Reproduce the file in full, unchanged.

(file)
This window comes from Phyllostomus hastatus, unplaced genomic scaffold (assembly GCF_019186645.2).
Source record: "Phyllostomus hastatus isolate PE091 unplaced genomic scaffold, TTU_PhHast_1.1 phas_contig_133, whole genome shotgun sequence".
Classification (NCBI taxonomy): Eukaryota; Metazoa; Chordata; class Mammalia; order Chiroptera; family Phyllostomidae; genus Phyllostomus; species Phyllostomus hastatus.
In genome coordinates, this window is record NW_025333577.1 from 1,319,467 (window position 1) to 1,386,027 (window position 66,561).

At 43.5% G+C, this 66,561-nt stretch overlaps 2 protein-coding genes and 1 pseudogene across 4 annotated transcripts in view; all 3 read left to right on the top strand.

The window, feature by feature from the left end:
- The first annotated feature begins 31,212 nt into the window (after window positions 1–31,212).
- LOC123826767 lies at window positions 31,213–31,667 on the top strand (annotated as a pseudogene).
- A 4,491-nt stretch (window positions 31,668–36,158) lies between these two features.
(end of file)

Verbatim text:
This window comes from Phyllostomus hastatus, unplaced genomic scaffold (assembly GCF_019186645.2).
Source record: "Phyllostomus hastatus isolate PE091 unplaced genomic scaffold, TTU_PhHast_1.1 phas_contig_133, whole genome shotgun sequence".
Classification (NCBI taxonomy): Eukaryota; Metazoa; Chordata; class Mammalia; order Chiroptera; family Phyllostomidae; genus Phyllostomus; species Phyllostomus hastatus.
In genome coordinates, this window is record NW_025333577.1 from 1,319,467 (window position 1) to 1,386,027 (window position 66,561).

At 43.5% G+C, this 66,561-nt stretch overlaps 2 protein-coding genes and 1 pseudogene across 4 annotated transcripts in view; all 3 read left to right on the top strand.

The window, feature by feature from the left end:
- The first annotated feature begins 31,212 nt into the window (after window positions 1–31,212).
- LOC123826767 lies at window positions 31,213–31,667 on the top strand (annotated as a pseudogene).
- A 4,491-nt stretch (window positions 31,668–36,158) lies between these two features.